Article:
A decision to ban a return parade by the Orange Order must be respected, Theresa Villiers has told the Commons.
The Parades Commission has ruled that the return leg of a feeder parade cannot march on a stretch of road in Ardoyne which has been the scene of serious rioting in previous years.
The announcement, which angered loyalists but was welcomed by nationalists, came just hours after Northern Ireland's police chief Matt Baggott revealed he was drafting in 630 additional officers to help keep the peace on the streets during the annual Twelfth of July demonstrations on Friday.
Northern Ireland Secretary Theresa Villier's comments came after Nigel Dodds called for the commission to be scrapped.
Speaking during Northern Ireland Questions, the deputy leader of the Democratic Unionist Party described the ruling as "perverse".
Turning to Ms Villiers, Mr Dodds said: "You will be aware of the perverse decision that was made last night by the Parades Commission, which rewarded bad behaviour and has punished good behaviour in relation to parading. What are you going to do about it?"
Ms Villiers said she was working closely with all parties concerned to ensure a "peaceful 12th of July". She added: "I believe that it is important for all of us, both in this House and the Northern Ireland political parties, to call on all concerned to work towards a peaceful 12th of July. It would be hugely damaging to Northern Ireland if the good news of the G8 were blighted by scenes of rioting on the streets of north Belfast."
Mr Dodds replied: "We want to see that peaceful situation continue, we don't want to see any rioting on our streets. Do you accept that the Parades Commission has made the situation immensely worse, has created severe tensions because the republicans who brought machine guns out and attacked the police last year and shot at them, whilst loyalist and unionists behaved impeccably, republicans have been rewarded throughout, unionists have been punished? How on earth do you expect people to react in that situation?"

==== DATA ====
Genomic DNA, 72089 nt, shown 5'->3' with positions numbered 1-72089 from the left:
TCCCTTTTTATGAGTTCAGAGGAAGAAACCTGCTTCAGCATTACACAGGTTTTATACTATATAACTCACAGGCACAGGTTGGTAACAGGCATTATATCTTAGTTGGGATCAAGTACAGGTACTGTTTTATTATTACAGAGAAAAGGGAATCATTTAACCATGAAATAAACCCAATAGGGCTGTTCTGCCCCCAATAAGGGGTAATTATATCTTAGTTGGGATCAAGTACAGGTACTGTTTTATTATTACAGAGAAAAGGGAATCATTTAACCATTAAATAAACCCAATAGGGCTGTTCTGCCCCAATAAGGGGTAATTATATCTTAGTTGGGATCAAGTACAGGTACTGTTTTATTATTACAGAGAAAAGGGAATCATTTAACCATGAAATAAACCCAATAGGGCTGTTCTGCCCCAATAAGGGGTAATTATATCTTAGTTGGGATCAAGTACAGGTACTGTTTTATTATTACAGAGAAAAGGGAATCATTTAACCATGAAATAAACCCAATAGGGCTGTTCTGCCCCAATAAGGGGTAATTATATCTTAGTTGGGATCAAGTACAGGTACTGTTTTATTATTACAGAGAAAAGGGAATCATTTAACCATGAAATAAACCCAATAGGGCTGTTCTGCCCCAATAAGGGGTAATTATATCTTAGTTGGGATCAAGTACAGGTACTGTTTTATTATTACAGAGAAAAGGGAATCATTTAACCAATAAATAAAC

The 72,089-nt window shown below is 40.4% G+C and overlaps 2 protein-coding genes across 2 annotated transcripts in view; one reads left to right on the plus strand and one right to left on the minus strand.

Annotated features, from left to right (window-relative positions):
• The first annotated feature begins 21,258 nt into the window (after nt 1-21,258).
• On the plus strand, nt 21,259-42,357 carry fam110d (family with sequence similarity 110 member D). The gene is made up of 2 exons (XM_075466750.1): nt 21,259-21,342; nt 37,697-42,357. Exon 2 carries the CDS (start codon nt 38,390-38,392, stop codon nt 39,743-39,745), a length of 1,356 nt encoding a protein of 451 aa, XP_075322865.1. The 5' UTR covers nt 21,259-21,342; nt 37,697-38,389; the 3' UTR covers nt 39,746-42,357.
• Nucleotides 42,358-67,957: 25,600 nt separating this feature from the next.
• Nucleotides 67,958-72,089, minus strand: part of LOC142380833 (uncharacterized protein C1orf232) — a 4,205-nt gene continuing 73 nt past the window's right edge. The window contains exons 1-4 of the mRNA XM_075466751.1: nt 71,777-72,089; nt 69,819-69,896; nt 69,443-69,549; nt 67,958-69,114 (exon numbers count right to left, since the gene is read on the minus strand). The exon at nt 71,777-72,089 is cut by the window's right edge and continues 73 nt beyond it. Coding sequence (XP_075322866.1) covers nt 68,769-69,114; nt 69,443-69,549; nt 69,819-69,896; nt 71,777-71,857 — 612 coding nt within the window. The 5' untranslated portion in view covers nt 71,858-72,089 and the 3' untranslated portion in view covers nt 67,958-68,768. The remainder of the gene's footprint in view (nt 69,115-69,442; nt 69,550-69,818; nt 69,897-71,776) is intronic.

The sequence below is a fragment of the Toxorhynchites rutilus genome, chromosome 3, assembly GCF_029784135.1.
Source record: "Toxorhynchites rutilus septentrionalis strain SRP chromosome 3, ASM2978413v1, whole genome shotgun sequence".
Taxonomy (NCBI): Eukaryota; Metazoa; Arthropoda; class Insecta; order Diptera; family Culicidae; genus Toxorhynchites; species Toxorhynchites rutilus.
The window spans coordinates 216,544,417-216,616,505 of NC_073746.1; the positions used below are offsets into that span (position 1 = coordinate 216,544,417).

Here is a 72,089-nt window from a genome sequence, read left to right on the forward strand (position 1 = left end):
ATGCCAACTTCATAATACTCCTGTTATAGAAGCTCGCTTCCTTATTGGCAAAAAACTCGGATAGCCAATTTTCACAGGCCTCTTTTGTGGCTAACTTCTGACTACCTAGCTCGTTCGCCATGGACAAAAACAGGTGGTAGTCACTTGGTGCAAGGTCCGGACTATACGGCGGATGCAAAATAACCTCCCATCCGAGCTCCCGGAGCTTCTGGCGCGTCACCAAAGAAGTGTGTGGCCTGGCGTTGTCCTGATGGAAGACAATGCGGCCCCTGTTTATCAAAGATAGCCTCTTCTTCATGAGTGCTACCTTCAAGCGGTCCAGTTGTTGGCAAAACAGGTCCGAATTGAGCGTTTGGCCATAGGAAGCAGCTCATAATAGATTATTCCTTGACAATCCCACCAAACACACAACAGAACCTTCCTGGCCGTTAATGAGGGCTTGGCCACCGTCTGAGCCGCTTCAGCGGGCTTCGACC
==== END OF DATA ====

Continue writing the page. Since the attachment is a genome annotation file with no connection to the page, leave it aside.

He added: "Isn't it time for that Parades Commission to go and to be replaced by something more sensible?"
Ms Villiers, however, insisted their decision was final. She said: "Well, I know that the member for North Belfast has strong views on these matters and the fact that these events relate directly to his constituency give him an important say on this. I recognise the anger in parts of the loyalist community in this decision, but it is vital that people recognise the Parades Commission is a lawfully constituted authority; respect for the rule of law is crucial."
She added: "It would be immensely damaging to Northern Ireland if we had a violent 12th of July. So whatever people think of the Parades Commission determination, I hope they will listen to the statement made by all five party leaders yesterday on the importance of the rule of law, and a peaceful 12th of July and complying with the Parade Commission's determination."
The commission has ruled that Orangemen can walk on the stretch of the Crumlin Road - in the nationalist Ardoyne area - in the morning, but not in the evening.
Parades Commission chairman Peter Osborne had said he hoped the restrictions would be respected.
"We believe these determinations are fair and balanced. People want a peaceful parading season. There have been many welcome words about moderating language, upholding the law and showing mutual respect.
"There is no inevitability that this will be a troubled parading season if those involved choose to behave responsibly and demonstrate mutual respect and act within the law."
It is the first time the feeder parade past Ardoyne shops has been blocked. Last year Orangemen were ordered to return from the main demonstration early.
A total of 550 parades are due to take place throughout Northern Ireland on Friday.
Around 30 units of specially trained public order officers will be deployed from forces across England, Scotland and Wales to help bolster the PSNI numbers in the event of disorder.
The Chief Constable said the additional officers, trained in the run-up to last month's G8 summit, would help to police the 43 marches deemed to be contentious. But they will not be posted to potential flashpoints such as Ardoyne where the threat of serious disorder is high.